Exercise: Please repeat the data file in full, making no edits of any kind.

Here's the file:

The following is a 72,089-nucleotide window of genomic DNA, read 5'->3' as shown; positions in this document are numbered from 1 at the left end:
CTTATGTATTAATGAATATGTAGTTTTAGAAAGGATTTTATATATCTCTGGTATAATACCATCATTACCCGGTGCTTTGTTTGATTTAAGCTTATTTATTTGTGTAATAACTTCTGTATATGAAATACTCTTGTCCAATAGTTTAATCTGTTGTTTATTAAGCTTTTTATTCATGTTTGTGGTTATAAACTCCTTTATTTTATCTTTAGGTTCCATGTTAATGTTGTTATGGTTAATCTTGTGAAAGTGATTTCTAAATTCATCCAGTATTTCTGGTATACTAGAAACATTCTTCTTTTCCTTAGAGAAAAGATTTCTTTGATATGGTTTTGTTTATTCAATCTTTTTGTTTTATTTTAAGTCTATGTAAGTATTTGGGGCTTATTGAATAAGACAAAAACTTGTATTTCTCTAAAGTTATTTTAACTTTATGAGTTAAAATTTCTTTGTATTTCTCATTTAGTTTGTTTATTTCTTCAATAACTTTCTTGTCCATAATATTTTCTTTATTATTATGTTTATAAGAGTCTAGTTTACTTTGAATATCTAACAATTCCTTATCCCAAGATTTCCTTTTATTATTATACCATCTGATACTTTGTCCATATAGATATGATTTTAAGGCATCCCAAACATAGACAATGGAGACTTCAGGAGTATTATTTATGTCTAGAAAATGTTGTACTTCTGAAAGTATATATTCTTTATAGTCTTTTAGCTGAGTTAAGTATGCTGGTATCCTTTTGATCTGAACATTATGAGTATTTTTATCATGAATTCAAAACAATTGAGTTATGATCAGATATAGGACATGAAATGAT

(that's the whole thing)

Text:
The following is a 72,089-nucleotide window of genomic DNA, read 5'->3' as shown; positions in this document are numbered from 1 at the left end:
CTTATGTATTAATGAATATGTAGTTTTAGAAAGGATTTTATATATCTCTGGTATAATACCATCATTACCCGGTGCTTTGTTTGATTTAAGCTTATTTATTTGTGTAATAACTTCTGTATATGAAATACTCTTGTCCAATAGTTTAATCTGTTGTTTATTAAGCTTTTTATTCATGTTTGTGGTTATAAACTCCTTTATTTTATCTTTAGGTTCCATGTTAATGTTGTTATGGTTAATCTTGTGAAAGTGATTTCTAAATTCATCCAGTATTTCTGGTATACTAGAAACATTCTTCTTTTCCTTAGAGAAAAGATTTCTTTGATATGGTTTTGTTTATTCAATCTTTTTGTTTTATTTTAAGTCTATGTAAGTATTTGGGGCTTATTGAATAAGACAAAAACTTGTATTTCTCTAAAGTTATTTTAACTTTATGAGTTAAAATTTCTTTGTATTTCTCATTTAGTTTGTTTATTTCTTCAATAACTTTCTTGTCCATAATATTTTCTTTATTATTATGTTTATAAGAGTCTAGTTTACTTTGAATATCTAACAATTCCTTATCCCAAGATTTCCTTTTATTATTATACCATCTGATACTTTGTCCATATAGATATGATTTTAAGGCATCCCAAACATAGACAATGGAGACTTCAGGAGTATTATTTATGTCTAGAAAATGTTGTACTTCTGAAAGTATATATTCTTTATAGTCTTTTAGCTGAGTTAAGTATGCTGGTATCCTTTTGATCTGAACATTATGAGTATTTTTATCATGAATTCAAAACAATTGAGTTATGATCAGATATAGGACATGAAATGAT